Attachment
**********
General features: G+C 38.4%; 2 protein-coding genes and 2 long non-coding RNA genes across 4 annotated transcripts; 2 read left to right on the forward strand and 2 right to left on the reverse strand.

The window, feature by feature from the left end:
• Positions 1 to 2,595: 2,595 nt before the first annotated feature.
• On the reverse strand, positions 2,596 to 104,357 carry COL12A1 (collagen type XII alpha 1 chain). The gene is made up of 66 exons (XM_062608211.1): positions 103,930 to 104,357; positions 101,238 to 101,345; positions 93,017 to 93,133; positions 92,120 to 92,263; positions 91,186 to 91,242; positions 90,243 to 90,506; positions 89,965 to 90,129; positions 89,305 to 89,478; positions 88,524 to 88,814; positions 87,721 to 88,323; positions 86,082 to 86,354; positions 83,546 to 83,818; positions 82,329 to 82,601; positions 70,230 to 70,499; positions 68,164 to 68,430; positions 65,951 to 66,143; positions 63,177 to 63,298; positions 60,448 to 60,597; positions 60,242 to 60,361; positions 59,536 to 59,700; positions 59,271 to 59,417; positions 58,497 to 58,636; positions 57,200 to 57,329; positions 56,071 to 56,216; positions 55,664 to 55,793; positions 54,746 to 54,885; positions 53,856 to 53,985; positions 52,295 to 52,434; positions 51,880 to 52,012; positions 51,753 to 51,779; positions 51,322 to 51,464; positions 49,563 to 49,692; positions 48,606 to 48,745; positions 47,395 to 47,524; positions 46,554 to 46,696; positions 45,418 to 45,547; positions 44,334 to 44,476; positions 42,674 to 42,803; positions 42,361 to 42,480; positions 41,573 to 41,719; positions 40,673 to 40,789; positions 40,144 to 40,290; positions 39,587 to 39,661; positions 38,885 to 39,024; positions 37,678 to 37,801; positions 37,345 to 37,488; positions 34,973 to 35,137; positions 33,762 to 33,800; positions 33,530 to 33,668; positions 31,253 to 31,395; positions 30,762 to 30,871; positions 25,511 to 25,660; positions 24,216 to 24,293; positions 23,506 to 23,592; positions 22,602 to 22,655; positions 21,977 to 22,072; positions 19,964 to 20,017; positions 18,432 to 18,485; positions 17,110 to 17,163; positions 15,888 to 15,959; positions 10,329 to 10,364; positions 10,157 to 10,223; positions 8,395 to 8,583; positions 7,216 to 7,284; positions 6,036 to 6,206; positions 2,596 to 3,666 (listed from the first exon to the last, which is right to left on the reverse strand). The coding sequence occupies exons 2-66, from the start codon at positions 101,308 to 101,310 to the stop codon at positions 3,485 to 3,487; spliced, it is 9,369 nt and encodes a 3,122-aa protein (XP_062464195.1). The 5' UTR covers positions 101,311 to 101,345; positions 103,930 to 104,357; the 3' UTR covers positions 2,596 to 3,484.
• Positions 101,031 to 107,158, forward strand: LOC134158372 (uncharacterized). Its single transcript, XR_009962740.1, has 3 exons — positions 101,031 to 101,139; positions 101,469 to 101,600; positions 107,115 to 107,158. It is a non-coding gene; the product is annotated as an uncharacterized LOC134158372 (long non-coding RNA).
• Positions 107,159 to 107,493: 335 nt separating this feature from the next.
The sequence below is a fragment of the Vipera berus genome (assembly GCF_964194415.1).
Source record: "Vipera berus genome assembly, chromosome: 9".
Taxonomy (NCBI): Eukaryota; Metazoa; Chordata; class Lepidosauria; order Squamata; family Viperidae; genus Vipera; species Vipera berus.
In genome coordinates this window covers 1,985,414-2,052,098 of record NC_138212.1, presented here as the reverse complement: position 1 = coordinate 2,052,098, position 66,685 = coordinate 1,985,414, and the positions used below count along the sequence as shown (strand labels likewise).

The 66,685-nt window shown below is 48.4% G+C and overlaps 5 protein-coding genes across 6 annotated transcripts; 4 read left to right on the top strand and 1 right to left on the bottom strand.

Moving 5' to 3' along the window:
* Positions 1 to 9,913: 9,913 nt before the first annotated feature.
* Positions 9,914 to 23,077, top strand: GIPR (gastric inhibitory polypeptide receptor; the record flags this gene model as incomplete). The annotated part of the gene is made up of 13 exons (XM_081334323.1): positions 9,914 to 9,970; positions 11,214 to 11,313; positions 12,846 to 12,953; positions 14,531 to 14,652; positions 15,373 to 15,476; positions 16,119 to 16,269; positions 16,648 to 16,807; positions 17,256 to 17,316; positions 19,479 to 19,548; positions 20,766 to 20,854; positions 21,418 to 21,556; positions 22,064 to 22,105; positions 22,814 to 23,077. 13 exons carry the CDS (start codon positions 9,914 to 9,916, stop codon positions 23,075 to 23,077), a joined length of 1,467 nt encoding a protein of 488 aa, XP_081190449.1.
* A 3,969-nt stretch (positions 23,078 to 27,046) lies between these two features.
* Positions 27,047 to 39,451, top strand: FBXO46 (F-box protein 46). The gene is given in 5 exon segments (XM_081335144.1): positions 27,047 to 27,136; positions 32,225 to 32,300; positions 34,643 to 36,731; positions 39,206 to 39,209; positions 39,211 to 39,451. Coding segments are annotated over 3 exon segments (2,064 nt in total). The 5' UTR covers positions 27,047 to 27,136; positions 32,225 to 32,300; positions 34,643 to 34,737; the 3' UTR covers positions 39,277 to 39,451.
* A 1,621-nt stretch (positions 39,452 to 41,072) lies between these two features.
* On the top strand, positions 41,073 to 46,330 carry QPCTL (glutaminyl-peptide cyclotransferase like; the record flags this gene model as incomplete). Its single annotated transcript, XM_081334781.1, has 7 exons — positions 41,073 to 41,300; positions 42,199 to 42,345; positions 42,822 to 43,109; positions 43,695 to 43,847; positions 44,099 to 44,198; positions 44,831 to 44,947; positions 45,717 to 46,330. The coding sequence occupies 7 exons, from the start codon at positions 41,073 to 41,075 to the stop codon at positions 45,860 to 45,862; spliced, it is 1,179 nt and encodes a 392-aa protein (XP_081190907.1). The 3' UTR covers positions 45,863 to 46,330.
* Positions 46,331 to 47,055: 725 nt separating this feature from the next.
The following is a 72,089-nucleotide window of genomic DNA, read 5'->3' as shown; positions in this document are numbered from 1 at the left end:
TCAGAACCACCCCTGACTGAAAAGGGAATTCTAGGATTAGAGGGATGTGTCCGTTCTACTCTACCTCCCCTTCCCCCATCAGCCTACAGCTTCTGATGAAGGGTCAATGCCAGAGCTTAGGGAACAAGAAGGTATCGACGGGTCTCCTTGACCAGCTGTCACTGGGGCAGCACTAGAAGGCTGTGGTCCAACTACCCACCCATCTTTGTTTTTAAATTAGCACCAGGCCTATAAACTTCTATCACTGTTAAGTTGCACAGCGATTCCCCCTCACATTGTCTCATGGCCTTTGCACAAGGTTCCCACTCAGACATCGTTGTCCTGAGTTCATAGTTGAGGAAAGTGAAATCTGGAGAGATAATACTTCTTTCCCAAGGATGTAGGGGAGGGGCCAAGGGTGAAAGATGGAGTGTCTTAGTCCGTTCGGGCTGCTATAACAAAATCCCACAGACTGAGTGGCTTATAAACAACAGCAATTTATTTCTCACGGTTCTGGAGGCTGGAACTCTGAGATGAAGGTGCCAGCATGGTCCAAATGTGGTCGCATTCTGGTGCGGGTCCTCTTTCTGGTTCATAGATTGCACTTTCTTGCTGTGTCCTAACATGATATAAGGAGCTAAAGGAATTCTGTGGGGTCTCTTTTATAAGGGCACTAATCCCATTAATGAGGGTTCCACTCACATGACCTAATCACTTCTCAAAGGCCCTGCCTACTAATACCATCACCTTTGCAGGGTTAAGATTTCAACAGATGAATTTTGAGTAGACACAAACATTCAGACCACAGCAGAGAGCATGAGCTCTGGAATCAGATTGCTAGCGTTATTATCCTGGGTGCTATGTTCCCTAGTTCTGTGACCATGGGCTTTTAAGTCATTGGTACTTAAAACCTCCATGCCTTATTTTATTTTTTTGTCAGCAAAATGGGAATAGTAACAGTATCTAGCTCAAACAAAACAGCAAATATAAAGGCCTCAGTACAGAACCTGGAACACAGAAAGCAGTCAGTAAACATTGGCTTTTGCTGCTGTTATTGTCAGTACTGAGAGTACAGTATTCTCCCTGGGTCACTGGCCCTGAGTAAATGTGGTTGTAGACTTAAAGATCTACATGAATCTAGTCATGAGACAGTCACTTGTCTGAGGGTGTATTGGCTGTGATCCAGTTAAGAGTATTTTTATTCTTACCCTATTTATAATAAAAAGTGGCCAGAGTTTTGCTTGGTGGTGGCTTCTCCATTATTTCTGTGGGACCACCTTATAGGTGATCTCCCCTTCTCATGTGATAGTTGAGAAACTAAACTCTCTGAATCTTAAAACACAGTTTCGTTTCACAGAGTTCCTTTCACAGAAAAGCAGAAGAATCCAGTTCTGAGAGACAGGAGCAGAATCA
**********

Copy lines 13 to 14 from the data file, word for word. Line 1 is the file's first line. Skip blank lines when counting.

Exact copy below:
* Positions 1 to 9,913: 9,913 nt before the first annotated feature.
* Positions 9,914 to 23,077, top strand: GIPR (gastric inhibitory polypeptide receptor; the record flags this gene model as incomplete). The annotated part of the gene is made up of 13 exons (XM_081334323.1): positions 9,914 to 9,970; positions 11,214 to 11,313; positions 12,846 to 12,953; positions 14,531 to 14,652; positions 15,373 to 15,476; positions 16,119 to 16,269; positions 16,648 to 16,807; positions 17,256 to 17,316; positions 19,479 to 19,548; positions 20,766 to 20,854; positions 21,418 to 21,556; positions 22,064 to 22,105; positions 22,814 to 23,077. 13 exons carry the CDS (start codon positions 9,914 to 9,916, stop codon positions 23,075 to 23,077), a joined length of 1,467 nt encoding a protein of 488 aa, XP_081190449.1.